Structure and Engagement in Teacher–Student Chats in ESL Writing


  • Estela Ene Indiana University
  • Thomas A. Upton Indiana University



chat, ESL writing, feedback, move, synchronous CMC


Teacher-moderated online chats are a common option for conducting writing conferences with students. The efficacy of chat sessions is impacted by the expectations for and structure of these sessions. This corpus-based study used a move analysis to determine the purposes and organization of 129 chats between 3 experienced teachers and 106 students of primarily Chinese and Arabic origin in 9 freshman English as a second language (ESL) writing courses. Chats occurred after a draft of an essay assignment had been returned with written teacher feedback, in order to provide opportunities for students to receive individualized input. Findings show that chats are structured to serve three functions: opening and closing social moves (greetings, conversational pleasantries) meant to establish rapport; management moves that serve to structure and orient the chat; and instructional moves in which the teachers and students confer and additional feedback is provided. However, chats were not as effective at engaging participants as they could be due to a lack of intentionality and reciprocity. With prior research showing chats are a useful addition to other forms of teacher electronic feedback, we offer suggestions for improving the use of instructional chats in freshman ESL writing classes, in order to better engage students.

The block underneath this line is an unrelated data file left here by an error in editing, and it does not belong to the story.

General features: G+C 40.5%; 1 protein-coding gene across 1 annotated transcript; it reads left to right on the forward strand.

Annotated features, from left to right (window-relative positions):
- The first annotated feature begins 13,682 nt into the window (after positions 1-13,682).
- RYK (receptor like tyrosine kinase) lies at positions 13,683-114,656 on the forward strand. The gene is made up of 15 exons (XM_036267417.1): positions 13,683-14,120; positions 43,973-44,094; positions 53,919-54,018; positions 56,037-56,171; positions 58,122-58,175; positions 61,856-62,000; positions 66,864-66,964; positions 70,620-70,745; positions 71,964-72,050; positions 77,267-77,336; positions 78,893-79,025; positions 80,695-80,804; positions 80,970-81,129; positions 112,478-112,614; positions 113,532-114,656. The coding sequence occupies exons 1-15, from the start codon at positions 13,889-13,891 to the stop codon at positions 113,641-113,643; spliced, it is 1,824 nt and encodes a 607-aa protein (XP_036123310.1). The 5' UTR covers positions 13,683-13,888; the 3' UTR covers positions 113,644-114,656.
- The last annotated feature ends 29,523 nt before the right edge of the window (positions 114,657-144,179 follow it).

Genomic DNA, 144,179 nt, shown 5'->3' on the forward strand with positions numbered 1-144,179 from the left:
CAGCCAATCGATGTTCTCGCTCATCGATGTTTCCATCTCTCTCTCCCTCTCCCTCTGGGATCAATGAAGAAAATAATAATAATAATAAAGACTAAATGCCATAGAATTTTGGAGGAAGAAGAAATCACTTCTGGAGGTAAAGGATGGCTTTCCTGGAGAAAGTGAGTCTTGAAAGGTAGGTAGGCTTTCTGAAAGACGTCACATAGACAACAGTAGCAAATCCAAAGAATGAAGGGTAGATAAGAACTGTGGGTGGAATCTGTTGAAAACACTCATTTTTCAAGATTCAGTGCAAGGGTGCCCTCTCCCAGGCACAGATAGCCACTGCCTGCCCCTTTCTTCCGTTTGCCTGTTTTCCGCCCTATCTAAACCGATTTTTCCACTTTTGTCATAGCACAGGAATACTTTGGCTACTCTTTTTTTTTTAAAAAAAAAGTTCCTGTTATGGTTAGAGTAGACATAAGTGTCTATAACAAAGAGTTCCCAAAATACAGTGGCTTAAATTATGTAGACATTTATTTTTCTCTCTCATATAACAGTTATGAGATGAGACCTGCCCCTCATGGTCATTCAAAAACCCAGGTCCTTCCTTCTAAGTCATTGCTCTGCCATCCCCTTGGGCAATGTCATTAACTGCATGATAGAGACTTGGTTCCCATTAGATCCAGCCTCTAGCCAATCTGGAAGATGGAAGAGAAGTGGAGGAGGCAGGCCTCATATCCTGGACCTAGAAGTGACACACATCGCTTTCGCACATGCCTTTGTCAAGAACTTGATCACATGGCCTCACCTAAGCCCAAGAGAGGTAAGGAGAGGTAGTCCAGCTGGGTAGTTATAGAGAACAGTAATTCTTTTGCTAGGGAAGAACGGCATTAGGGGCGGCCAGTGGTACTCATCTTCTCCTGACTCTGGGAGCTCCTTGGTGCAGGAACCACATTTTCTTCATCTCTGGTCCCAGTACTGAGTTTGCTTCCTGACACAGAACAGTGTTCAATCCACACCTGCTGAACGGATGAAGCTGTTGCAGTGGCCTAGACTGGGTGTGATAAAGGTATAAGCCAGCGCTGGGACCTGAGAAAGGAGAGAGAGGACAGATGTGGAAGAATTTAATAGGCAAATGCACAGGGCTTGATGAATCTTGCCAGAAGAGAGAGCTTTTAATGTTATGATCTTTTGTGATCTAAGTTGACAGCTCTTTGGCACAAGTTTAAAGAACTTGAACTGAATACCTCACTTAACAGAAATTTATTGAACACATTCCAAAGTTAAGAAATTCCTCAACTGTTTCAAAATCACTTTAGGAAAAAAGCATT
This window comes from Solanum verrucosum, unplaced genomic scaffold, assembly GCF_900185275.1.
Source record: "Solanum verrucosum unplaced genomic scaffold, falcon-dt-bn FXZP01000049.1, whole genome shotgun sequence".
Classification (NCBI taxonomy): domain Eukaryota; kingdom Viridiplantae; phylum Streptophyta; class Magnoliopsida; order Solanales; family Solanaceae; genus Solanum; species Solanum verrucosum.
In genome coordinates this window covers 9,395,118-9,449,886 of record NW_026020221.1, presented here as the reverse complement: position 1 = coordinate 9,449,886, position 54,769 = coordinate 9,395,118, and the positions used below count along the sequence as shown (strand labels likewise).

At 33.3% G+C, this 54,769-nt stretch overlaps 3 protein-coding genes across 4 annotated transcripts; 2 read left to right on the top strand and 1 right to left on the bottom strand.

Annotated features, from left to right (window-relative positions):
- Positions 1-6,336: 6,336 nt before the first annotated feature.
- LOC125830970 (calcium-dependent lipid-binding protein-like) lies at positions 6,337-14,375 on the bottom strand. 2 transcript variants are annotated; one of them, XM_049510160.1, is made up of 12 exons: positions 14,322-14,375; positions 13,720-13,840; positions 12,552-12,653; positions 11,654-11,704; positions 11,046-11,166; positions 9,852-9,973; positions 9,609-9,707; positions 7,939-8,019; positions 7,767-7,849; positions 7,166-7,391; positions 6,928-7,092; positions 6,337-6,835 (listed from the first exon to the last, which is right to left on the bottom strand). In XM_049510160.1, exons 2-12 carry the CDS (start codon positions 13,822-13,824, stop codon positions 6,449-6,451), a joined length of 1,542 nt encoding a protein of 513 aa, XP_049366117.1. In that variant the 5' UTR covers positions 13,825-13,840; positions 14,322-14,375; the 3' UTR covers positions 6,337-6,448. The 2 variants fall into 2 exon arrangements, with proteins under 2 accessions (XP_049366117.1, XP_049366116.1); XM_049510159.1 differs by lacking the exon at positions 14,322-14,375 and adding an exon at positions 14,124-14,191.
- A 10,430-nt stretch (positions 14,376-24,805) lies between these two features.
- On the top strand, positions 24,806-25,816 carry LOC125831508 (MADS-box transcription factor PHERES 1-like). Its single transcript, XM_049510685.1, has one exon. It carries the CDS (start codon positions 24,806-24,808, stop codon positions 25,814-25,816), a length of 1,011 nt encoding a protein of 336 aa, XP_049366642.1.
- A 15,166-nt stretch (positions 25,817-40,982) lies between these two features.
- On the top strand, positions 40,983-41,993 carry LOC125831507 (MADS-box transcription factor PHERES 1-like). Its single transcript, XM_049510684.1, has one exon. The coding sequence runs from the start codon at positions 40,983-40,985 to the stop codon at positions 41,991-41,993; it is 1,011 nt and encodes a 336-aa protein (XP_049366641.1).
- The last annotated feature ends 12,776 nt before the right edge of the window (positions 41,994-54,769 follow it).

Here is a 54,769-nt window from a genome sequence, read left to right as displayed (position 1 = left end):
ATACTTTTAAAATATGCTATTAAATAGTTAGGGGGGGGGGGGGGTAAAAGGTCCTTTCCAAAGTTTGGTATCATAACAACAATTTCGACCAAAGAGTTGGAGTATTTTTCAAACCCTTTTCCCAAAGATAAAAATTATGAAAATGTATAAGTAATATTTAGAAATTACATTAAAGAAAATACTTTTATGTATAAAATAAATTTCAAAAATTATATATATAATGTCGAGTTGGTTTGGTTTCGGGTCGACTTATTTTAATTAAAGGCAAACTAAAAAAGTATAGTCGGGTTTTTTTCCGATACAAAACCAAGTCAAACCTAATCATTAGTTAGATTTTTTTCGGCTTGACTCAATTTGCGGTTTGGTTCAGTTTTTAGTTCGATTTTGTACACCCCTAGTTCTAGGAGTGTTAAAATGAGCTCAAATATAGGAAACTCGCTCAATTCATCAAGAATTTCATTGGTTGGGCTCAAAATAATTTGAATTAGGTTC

Author Biographies

  • Estela Ene, Indiana University

    Estela Ene is a Professor and Chair of the English Department, Director of the English for Academic Purposes Program, Indiana University, Indianapolis. She conducts research on ESL and English as a foreign language writing, (e-)feedback, teacher and program development, and global learning. Her publications appear in CALICO Journal, Journal of Second Language Writing, System, ELT Journal, and other major journals and edited collections.

  • Thomas A. Upton, Indiana University

    Thomas A. Upton is a Professor and Director of the Program for Intensive English at Indiana University, Indianapolis. He has research interests in TESOL, EAP/ English for specific purposes, corpus linguistics, and discourse analysis. He has published articles in Discourse Studies, Studies in Second Language Acquisition, Journal of English for Specific Purposes, System, TESOL Journal, Journal of Second Language Writing, and Ibérica.


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How to Cite

Ene, E., & Upton, T. A. (2024). Structure and Engagement in Teacher–Student Chats in ESL Writing. CALICO Journal, 41(2), 146-164.